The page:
CHARLESTON, W.Va. -- Sen. Jay Rockefeller, D-W.Va., criticized Senate Republicans on Thursday after they voted to block the Senate from voting on cybersecurity legislation, which he first proposed in 2010.
"Today's political maneuvering by Republican leadership is more than disappointing. It's reckless. We worked hard for more than three years and now, because a handful of Republican senators are afraid of crossing the Chamber of Commerce's beltway lobbyists, we may end up with nothing on this urgent issue," Rockefeller stated in a press release.
The Senate voted, 52-46, to end debate on the bill. But that was eight votes short of what was needed to block a filibuster and vote on the actual legislation.
The cybersecurity bill had bipartisan support, Rockefeller said, but fell victim to efforts by some to add amendments.
Rockefeller specifically cited demands from some senators to add a provision "repealing health care coverage for families across the country and new preventive care offerings as a condition for voting on cyber security. To combine those two issues is a cynical, political ploy."
Rockefeller said he was particularly grateful to colleagues who supported him, including: Sen. Joe Lieberman, I-Conn.; Susan Collins, R-Maine; Dianne Feinstein, D-Calif.; Thomas Carper, D-Del.; and Senate Majority Leader Harry Reid, D-Nev.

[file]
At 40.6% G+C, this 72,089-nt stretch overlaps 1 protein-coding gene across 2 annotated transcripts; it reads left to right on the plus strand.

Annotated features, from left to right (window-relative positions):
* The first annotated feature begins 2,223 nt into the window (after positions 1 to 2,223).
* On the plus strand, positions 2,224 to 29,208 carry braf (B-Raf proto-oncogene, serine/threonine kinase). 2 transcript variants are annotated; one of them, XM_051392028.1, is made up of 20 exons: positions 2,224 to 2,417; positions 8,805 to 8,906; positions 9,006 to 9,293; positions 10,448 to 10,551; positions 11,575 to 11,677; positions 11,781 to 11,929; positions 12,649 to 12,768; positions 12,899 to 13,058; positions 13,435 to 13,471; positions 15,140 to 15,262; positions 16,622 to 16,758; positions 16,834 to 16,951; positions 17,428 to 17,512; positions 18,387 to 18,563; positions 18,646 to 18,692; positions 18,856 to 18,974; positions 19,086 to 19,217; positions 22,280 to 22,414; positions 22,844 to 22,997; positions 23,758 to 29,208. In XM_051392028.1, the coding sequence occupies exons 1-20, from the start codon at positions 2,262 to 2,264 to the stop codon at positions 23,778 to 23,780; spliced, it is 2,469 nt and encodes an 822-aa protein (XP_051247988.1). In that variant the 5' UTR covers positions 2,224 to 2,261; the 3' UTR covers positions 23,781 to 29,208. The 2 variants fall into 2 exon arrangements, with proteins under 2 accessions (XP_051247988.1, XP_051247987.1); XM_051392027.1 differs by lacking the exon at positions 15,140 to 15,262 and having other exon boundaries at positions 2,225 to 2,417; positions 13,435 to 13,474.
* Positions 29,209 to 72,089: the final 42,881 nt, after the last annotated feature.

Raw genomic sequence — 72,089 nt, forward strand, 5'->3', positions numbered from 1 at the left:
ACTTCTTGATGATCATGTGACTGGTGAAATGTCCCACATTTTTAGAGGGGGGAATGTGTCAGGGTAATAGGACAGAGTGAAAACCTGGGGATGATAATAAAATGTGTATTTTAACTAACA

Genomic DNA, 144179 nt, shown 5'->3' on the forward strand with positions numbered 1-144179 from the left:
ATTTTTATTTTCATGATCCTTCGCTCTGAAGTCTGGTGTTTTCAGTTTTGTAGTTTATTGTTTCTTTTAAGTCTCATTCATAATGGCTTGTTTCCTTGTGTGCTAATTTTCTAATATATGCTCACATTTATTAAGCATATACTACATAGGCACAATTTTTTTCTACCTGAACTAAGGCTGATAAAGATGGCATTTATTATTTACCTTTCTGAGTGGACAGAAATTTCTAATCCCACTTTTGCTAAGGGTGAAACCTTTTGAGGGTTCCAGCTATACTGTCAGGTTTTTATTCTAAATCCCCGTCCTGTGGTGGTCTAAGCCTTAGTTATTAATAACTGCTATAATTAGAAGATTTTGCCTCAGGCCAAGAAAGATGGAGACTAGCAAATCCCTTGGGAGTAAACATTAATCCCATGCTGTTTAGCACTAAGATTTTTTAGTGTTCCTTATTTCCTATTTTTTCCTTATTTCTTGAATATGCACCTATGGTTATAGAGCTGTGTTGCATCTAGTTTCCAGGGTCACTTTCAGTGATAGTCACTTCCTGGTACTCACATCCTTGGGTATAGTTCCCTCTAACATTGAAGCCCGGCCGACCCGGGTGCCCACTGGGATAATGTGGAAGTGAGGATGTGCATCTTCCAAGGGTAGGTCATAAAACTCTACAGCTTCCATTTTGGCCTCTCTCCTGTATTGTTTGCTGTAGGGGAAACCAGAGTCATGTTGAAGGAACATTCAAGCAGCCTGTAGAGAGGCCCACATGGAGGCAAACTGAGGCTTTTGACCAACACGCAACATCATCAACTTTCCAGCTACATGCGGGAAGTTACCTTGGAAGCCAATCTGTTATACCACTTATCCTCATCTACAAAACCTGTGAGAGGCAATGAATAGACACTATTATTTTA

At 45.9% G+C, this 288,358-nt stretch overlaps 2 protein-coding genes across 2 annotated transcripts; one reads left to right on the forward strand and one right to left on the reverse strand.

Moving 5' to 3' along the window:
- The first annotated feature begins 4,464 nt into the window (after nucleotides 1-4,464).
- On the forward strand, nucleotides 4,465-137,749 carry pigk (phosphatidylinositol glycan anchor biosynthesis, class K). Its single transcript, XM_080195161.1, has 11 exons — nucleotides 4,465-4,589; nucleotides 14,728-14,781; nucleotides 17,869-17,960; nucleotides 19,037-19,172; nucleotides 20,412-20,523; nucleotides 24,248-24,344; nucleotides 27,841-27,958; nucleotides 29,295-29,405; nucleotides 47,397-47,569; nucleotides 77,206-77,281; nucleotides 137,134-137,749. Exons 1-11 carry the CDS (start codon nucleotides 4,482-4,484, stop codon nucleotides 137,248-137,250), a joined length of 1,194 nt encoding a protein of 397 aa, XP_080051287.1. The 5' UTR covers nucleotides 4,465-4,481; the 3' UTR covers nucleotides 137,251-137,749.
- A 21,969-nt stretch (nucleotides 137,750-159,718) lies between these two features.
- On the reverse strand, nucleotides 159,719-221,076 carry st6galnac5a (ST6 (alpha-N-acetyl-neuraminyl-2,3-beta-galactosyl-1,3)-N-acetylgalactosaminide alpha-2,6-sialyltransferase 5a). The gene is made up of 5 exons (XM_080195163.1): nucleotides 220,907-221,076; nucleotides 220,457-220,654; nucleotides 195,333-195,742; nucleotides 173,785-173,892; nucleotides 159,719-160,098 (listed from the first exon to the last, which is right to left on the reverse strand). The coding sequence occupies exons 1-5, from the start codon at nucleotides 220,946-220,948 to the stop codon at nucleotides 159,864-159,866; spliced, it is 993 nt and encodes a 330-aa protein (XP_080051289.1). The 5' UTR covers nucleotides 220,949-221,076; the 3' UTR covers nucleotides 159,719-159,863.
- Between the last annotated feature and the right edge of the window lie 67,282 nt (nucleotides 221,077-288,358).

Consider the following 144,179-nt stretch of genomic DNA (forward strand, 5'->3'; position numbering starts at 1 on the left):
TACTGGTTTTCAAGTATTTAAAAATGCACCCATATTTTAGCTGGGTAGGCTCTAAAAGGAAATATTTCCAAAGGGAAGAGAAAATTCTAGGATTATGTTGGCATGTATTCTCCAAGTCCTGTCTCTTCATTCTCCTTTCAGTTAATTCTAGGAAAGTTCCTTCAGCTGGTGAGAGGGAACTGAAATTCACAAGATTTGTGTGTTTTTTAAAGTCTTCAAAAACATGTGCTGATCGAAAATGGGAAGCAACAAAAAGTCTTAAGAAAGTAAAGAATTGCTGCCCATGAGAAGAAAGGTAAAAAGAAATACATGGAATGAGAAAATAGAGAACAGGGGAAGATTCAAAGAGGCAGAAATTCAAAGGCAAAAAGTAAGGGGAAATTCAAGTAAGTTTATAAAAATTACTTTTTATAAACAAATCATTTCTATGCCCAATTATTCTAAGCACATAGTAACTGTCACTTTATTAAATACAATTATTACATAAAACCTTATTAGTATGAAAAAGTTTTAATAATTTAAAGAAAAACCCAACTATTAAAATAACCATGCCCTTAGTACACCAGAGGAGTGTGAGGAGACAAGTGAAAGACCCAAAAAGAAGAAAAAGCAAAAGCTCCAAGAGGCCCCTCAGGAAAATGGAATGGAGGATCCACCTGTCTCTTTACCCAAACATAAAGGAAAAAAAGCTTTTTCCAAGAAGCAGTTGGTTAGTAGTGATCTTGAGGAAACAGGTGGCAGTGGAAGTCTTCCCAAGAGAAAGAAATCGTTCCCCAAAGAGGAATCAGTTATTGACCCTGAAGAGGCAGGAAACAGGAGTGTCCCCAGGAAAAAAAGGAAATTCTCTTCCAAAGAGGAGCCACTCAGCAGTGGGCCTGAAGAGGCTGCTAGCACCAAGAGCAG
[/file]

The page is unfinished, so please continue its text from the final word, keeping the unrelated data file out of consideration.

Comprehensive cybersecurity regulation is a "top national security priority," Rockefeller said, according to top military and intelligence officials, including Gen. Keith Alexander, director of the National Security Agency, and Gen. Martin E. Dempsey, chairman of the Joint Chiefs of Staff.
Sen. John McCain, R-Ariz., led a group of Republican senators who were the bill's strongest opponents, saying the computer security requirements would be a burden on companies. The bill would have set computer standards for operators of the country's major pieces of infrastructure, such as the power grids.
Shortly after Thursday's vote that failed to stop a filibuster, the White House released a statement, arguing "the politics of obstructionism, driven by special interest groups seeking to avoid accountability, prevented Congress from passing legislation to better protect our nation from potentially catastrophic cyberattacks."